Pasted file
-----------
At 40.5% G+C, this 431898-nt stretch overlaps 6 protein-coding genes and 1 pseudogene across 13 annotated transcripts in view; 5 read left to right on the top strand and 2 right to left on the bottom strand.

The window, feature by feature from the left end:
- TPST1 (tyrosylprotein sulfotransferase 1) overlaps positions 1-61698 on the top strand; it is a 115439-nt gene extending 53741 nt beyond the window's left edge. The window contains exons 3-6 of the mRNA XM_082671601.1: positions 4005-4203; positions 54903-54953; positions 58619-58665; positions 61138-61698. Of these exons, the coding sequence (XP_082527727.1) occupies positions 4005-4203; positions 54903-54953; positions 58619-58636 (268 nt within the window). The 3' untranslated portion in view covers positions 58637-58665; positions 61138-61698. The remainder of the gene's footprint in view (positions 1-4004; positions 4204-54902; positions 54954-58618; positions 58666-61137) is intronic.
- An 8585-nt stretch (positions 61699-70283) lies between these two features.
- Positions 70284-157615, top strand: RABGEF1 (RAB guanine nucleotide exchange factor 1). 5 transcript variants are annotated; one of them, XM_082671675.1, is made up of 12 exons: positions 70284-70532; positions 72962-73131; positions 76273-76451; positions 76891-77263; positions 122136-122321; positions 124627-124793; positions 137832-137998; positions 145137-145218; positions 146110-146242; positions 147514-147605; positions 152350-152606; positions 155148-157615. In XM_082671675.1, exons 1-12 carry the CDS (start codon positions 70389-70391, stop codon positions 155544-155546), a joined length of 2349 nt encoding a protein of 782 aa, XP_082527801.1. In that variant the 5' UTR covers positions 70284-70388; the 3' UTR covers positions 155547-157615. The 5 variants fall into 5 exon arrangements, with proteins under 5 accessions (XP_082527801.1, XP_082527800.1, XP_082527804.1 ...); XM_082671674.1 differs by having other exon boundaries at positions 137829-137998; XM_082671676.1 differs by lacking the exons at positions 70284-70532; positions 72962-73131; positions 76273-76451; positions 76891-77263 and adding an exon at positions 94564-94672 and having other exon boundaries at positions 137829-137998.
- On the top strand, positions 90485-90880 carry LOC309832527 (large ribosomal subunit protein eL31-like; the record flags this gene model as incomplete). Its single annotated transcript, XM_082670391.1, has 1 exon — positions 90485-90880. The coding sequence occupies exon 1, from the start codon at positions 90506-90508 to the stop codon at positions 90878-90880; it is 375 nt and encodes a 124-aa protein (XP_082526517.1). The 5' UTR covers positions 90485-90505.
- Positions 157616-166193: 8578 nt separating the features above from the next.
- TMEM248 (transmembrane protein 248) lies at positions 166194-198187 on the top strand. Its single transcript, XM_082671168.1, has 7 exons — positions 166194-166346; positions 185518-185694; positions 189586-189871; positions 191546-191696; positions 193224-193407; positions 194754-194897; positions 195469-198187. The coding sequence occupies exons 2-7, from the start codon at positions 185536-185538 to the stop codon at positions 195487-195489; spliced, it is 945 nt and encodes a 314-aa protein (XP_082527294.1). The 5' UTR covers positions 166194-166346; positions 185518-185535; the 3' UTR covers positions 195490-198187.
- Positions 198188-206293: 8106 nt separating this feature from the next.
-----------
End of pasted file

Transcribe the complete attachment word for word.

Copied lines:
At 40.5% G+C, this 431898-nt stretch overlaps 6 protein-coding genes and 1 pseudogene across 13 annotated transcripts in view; 5 read left to right on the top strand and 2 right to left on the bottom strand.

The window, feature by feature from the left end:
- TPST1 (tyrosylprotein sulfotransferase 1) overlaps positions 1-61698 on the top strand; it is a 115439-nt gene extending 53741 nt beyond the window's left edge. The window contains exons 3-6 of the mRNA XM_082671601.1: positions 4005-4203; positions 54903-54953; positions 58619-58665; positions 61138-61698. Of these exons, the coding sequence (XP_082527727.1) occupies positions 4005-4203; positions 54903-54953; positions 58619-58636 (268 nt within the window). The 3' untranslated portion in view covers positions 58637-58665; positions 61138-61698. The remainder of the gene's footprint in view (positions 1-4004; positions 4204-54902; positions 54954-58618; positions 58666-61137) is intronic.
- An 8585-nt stretch (positions 61699-70283) lies between these two features.
- Positions 70284-157615, top strand: RABGEF1 (RAB guanine nucleotide exchange factor 1). 5 transcript variants are annotated; one of them, XM_082671675.1, is made up of 12 exons: positions 70284-70532; positions 72962-73131; positions 76273-76451; positions 76891-77263; positions 122136-122321; positions 124627-124793; positions 137832-137998; positions 145137-145218; positions 146110-146242; positions 147514-147605; positions 152350-152606; positions 155148-157615. In XM_082671675.1, exons 1-12 carry the CDS (start codon positions 70389-70391, stop codon positions 155544-155546), a joined length of 2349 nt encoding a protein of 782 aa, XP_082527801.1. In that variant the 5' UTR covers positions 70284-70388; the 3' UTR covers positions 155547-157615. The 5 variants fall into 5 exon arrangements, with proteins under 5 accessions (XP_082527801.1, XP_082527800.1, XP_082527804.1 ...); XM_082671674.1 differs by having other exon boundaries at positions 137829-137998; XM_082671676.1 differs by lacking the exons at positions 70284-70532; positions 72962-73131; positions 76273-76451; positions 76891-77263 and adding an exon at positions 94564-94672 and having other exon boundaries at positions 137829-137998.
- On the top strand, positions 90485-90880 carry LOC309832527 (large ribosomal subunit protein eL31-like; the record flags this gene model as incomplete). Its single annotated transcript, XM_082670391.1, has 1 exon — positions 90485-90880. The coding sequence occupies exon 1, from the start codon at positions 90506-90508 to the stop codon at positions 90878-90880; it is 375 nt and encodes a 124-aa protein (XP_082526517.1). The 5' UTR covers positions 90485-90505.
- Positions 157616-166193: 8578 nt separating the features above from the next.
- TMEM248 (transmembrane protein 248) lies at positions 166194-198187 on the top strand. Its single transcript, XM_082671168.1, has 7 exons — positions 166194-166346; positions 185518-185694; positions 189586-189871; positions 191546-191696; positions 193224-193407; positions 194754-194897; positions 195469-198187. The coding sequence occupies exons 2-7, from the start codon at positions 185536-185538 to the stop codon at positions 195487-195489; spliced, it is 945 nt and encodes a 314-aa protein (XP_082527294.1). The 5' UTR covers positions 166194-166346; positions 185518-185535; the 3' UTR covers positions 195490-198187.
- Positions 198188-206293: 8106 nt separating this feature from the next.